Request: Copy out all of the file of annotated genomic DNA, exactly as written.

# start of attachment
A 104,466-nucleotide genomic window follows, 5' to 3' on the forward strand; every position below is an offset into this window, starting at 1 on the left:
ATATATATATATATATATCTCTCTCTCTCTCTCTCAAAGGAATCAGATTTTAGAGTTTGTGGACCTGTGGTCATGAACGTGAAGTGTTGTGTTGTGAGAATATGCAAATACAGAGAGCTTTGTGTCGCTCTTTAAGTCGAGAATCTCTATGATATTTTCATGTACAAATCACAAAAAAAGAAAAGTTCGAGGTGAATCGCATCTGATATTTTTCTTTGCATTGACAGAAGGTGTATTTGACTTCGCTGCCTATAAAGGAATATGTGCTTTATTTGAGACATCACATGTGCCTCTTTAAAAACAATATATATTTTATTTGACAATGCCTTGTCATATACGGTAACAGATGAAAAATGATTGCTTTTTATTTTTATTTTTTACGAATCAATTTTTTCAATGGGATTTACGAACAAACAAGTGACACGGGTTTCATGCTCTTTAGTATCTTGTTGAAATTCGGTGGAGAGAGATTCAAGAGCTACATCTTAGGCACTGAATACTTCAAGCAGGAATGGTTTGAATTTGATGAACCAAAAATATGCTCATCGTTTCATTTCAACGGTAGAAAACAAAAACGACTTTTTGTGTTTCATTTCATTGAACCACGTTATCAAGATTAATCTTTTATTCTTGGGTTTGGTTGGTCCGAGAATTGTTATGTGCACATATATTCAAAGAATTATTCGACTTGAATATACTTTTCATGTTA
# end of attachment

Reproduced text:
A 104,466-nucleotide genomic window follows, 5' to 3' on the forward strand; every position below is an offset into this window, starting at 1 on the left:
ATATATATATATATATATCTCTCTCTCTCTCTCTCAAAGGAATCAGATTTTAGAGTTTGTGGACCTGTGGTCATGAACGTGAAGTGTTGTGTTGTGAGAATATGCAAATACAGAGAGCTTTGTGTCGCTCTTTAAGTCGAGAATCTCTATGATATTTTCATGTACAAATCACAAAAAAAGAAAAGTTCGAGGTGAATCGCATCTGATATTTTTCTTTGCATTGACAGAAGGTGTATTTGACTTCGCTGCCTATAAAGGAATATGTGCTTTATTTGAGACATCACATGTGCCTCTTTAAAAACAATATATATTTTATTTGACAATGCCTTGTCATATACGGTAACAGATGAAAAATGATTGCTTTTTATTTTTATTTTTTACGAATCAATTTTTTCAATGGGATTTACGAACAAACAAGTGACACGGGTTTCATGCTCTTTAGTATCTTGTTGAAATTCGGTGGAGAGAGATTCAAGAGCTACATCTTAGGCACTGAATACTTCAAGCAGGAATGGTTTGAATTTGATGAACCAAAAATATGCTCATCGTTTCATTTCAACGGTAGAAAACAAAAACGACTTTTTGTGTTTCATTTCATTGAACCACGTTATCAAGATTAATCTTTTATTCTTGGGTTTGGTTGGTCCGAGAATTGTTATGTGCACATATATTCAAAGAATTATTCGACTTGAATATACTTTTCATGTTA